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Call Routes

Communications Server 2007 R2

Topic Last Modified: 2009-01-24

Enterprise Voice Routes specify how Office Communications Server 2007 R2 handles calls placed by Enterprise Voice users. When a user places a call, the server, if necessary, normalizes the phone number to E.164 format and attempts to match it to a SIP URI. If the server is unable to make the match, it applies outgoing call routing logic based on the number. You define that logic in the form of a separate route for each set of target phone numbers that are listed in the location profile for each locale.

Before you define outbound call routes, you should complete the following steps:

  • Deploy one or more media gateways or SIP trunking connections and, if necessary, Office Communications Server 2007 R2 Mediation Servers.
  • Create a location profile consisting of normalization rules for target phone numbers.
  • Create phone usage records.

In addition, to enable outbound call routing, you must also create and assign one or more voice policies, but this step can be done either before or after you define outbound call routes.

For each route, you must specify:

  • A name by which it can be readily identified.
  • An optional description in cases where the name alone may not be sufficient to describe the route.
  • The regular expression that identifies the target phone numbers to which the route is applied.
  • The FQDNs of the gateways that can route to the target numbers.
  • The phone usage records that users must have in order to call numbers matching the target phone number regular expression.

You create routes in the Office Communications Server 2007 R2 snap-in for MMC. These routes populate the routing table, which embodies the outbound call routing logic that is followed by the server for numbers to the PSTN.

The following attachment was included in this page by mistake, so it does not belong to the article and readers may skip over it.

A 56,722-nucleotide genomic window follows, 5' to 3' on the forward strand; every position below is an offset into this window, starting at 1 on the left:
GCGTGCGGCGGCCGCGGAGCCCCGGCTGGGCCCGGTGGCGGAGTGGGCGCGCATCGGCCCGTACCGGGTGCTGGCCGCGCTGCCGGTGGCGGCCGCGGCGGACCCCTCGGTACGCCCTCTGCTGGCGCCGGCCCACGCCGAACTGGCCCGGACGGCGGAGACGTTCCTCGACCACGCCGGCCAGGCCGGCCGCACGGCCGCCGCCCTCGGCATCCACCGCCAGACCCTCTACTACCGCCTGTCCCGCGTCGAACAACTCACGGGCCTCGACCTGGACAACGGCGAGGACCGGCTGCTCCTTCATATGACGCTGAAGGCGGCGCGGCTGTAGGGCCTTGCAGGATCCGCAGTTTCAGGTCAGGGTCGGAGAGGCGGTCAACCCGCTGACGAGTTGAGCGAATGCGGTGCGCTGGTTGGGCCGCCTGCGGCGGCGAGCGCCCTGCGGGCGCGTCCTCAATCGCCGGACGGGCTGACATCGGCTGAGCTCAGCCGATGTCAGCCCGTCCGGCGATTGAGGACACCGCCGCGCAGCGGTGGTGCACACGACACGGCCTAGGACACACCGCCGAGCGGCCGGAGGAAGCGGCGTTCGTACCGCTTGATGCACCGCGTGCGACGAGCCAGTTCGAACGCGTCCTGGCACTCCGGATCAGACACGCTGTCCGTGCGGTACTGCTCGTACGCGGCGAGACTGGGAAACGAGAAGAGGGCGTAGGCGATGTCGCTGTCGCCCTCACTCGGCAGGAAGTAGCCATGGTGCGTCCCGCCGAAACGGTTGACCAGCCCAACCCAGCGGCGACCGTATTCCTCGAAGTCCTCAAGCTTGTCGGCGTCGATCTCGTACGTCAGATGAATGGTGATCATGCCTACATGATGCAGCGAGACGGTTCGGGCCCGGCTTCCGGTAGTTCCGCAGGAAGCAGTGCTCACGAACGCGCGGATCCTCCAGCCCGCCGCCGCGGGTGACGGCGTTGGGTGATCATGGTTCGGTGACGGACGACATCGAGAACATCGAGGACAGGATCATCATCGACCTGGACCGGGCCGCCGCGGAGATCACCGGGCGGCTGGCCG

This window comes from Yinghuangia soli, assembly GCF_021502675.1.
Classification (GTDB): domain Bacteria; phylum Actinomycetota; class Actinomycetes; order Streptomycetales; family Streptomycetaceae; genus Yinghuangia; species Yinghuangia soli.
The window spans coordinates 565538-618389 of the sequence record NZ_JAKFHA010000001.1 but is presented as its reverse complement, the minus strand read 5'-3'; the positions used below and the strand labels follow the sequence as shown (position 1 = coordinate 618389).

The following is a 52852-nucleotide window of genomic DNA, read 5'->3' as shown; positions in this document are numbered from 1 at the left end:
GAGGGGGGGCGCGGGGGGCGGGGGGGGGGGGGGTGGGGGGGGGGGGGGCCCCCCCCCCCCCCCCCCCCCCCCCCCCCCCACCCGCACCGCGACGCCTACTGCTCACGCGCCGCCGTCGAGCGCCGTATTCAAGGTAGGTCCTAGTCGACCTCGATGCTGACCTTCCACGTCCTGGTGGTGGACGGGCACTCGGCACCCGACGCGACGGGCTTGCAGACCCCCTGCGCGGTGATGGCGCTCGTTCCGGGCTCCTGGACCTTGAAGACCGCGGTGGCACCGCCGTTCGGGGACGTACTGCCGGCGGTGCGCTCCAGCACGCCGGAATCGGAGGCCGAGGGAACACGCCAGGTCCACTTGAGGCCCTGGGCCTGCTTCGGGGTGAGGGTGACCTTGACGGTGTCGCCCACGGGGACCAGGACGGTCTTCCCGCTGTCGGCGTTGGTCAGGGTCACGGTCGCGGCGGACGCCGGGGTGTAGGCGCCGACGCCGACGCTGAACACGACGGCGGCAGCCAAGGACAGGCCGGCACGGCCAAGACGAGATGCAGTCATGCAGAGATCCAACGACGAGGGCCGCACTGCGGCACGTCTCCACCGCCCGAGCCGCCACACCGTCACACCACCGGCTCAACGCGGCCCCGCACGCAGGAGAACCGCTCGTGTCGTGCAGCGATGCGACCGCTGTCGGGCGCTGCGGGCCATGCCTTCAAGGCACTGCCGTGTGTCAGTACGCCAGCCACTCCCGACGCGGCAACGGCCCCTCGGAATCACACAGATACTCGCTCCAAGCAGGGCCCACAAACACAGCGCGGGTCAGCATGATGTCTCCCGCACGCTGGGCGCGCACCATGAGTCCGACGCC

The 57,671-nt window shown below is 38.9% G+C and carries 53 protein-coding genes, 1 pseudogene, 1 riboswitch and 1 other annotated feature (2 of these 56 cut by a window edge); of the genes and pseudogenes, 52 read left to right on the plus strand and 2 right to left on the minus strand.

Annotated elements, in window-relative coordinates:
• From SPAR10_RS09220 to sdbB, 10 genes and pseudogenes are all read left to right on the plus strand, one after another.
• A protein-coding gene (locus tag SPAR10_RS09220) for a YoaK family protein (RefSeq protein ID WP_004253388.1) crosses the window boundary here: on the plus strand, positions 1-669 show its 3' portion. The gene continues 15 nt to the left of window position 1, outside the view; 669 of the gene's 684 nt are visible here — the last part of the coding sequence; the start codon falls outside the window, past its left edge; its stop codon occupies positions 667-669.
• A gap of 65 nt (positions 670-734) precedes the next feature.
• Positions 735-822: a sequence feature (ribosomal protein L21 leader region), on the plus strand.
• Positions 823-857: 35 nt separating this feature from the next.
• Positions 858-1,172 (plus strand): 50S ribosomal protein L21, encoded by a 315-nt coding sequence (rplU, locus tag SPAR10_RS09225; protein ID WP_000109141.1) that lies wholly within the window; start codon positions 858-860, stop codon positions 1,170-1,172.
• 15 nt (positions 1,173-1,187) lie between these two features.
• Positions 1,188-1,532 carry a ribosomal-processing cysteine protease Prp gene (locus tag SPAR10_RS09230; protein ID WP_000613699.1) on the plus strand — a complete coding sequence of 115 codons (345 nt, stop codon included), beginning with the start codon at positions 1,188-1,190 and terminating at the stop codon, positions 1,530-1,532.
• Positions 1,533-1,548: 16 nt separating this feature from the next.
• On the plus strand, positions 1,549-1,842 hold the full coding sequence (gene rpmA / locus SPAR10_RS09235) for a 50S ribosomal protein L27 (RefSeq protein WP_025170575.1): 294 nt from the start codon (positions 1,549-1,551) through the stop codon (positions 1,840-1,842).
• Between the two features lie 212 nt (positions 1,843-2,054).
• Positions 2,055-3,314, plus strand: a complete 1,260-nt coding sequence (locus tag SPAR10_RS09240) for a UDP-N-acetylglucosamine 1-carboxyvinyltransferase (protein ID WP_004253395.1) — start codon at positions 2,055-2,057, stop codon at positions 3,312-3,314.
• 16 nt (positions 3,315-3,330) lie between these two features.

The ability to specify the PSTN gateways to which various numbers are routed enables you to determine which routes incur the lowest costs and implement them accordingly. The rule of thumb in selecting gateways is to choose the one closest to the location of the destination number in order to minimize long-distance charges. For example, if you are in New York and calling a number in Rome, you would carry the call over the IP network to the gateway in your Rome office, thereby incurring a charge only for a local call.

In creating outbound call routes, you should be aware of the following factors affecting routing logic:

  • If the domain portion of the Request URI does not contain a supported domain for the enterprise, the outbound routing component on the server does not process the call. For example, in certain scenarios where a call is established over a federated boundary, the domain portion of the URI is used to route the call over to the enterprise that is responsible for applying the outbound routing logic.
  • If a user is not enabled for Enterprise Voice, the server applies other routing logic as appropriate.
  • If a call is routed to a gateway that is fully occupied (all trunk lines are busy), the gateway rejects the call and the Outbound Routing Component redirects the call to the next-least-cost route. Careful consideration should be given to this because a gateway sized for a small office overseas (for example, Zurich), may actually carry a significant amount of nonlocal traffic for international calls to Switzerland. If the gateway is not correctly sized for this additional traffic, calls to Switzerland may be routed by way of a gateway in Germany, resulting in larger toll charges.
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